To keep my creativity flowing during the winter, I started building the perfect Spotify playlist for my dream restaurant. Right after I named the playlist “Theia”, I got a text from Thierry. The owner of the space he was using on Sunday nights was ready to lease it commercially. “Do you want to meet her?” he asked.
A few days later, I walked through the space and met the person who would end up being my landlord. She was so nice. Within two weeks, we signed a lease. I got keys to the space on April 15 and opened on June 16.
We’ve been open for just over two months now, and it’s been amazing to have a restaurant again. It’s just a couple dozen seats, a small menu, and a drinks list highlighting our favourite producers from nearby and around the world—like local breweries and Fin Soda from Montreal—but it’s my restaurant.
That’s not to say it hasn’t been hard. Opening a restaurant is quite challenging. We’re busy, but we’re small. We don’t have a gas oven, just a small induction behind the bar. We only have one person in the kitchen. We’ve done nights with just Margot and I, and we got crushed. Some nights, we’re like, Oh my god, what are we doing?
But there have been so many beautiful moments. We have the privilege of working directly with the people we source from. I’m working with a water buffalo farm in Stirling—their raw buffalo milk is phenomenal—and Lynne Leavitt’s beef farm just a little north of here. And those cows are so local, we share a water table. It’s really cool.
We get meat that’s raised just a kilometre from our house, and it’s butchered at an abattoir 10 kilometres away. It’s so fresh, and the farmer is so excited about his product—he usually sells to big suppliers, so it’s beautiful to build a more personal relationship with him. He’s currently collecting cheeks and tongues for my fall menu.
I get so jazzed when I talk to these producers and they tell me what they love about their craft. I find it so cool that farmers let me work with their favourite products—things like tomatoes, peas, leeks and lake trout. Prince Edward County is such an agricultural hub, so why wouldn’t we use local products to anchor our menu? I often just shop at farm stands—Vicki’s Veggies, Edwin County Farms or Laundry Farms. They sell vegetables that were picked less than 24 hours ago by people who actually give a shit. Food this fresh makes my job easy—all I need to do is apply some technique and a bit of seasoning.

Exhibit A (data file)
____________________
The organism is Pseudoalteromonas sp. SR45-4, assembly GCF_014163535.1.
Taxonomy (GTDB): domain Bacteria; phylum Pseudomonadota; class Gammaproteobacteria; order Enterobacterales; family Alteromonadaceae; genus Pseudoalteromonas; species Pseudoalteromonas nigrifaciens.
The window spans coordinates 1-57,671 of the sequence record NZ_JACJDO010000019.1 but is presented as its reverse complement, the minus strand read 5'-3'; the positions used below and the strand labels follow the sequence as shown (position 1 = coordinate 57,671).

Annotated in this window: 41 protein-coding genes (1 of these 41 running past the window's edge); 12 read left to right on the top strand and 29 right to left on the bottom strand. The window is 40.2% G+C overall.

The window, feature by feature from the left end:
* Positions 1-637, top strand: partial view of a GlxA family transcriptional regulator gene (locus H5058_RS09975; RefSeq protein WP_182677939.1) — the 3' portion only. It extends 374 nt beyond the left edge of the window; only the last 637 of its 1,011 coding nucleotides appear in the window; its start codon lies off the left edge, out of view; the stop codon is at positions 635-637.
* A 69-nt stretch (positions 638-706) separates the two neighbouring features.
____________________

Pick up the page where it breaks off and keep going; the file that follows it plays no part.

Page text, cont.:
The county swells in the summer, but we’re keeping an eye on the winter. We had previously looked at spaces that were 60 to 80 seats, but a room that big doesn’t make sense. In the wintertime, the dining room would have 10 people in it, all of whom would probably be locals. When you’re one of those people, the restaurant so big wouldn’t feel built for you. A small space like Theia feels like a reflection of the community.
We’re here for the long term, so we want to keep the menu eclectic and fresh, and we want the community to keep coming in. We don’t need hamburgers or chicken wings to attract people who are stopping in for the weekend. We want a menu that changes, one that’s more of an expression of who we are as individuals and as a community.
Taking a step back, it’s been a crazy few months. Compared to where we were a year or so ago, our life has drastically changed. We were living in a 400-square-foot apartment downtown, and we made that work, but I lived there for five years and talked to my next-door neighbour twice. Twice.
We didn’t have a huge social network when we moved here, and making friends when you’re an adult is not the easiest thing in the world. But the county creates community. We have neighbours like Thierry, or Luhana and Zach Littlejohn of Littlejohn Farm. Out here, everyone leans on one another. Zach will help me with my garden, and I’ll feed his pigs when he can’t. If you need a chainsaw, a tractor or a tow in the winter, they’re just a call away.
It’s lovely out here. It’s so different. There’s no Uber, no concierge to collect my packages—none of those luxuries. But it’s great. At our home, we have a half-acre garden that we use for the restaurant—we grow lettuce, squash and beans. We’re starting to grow grapevines. We have a puppy. We even have chickens. We have a restaurant where we’re able to put our own food on the menu. It’s almost more authentic than what I had before. And it’s all ours.
Closing Crosley’s felt like being pushed off a ledge. Now, it finally feels like we were in the right place at the right time. And all the turmoil led us here.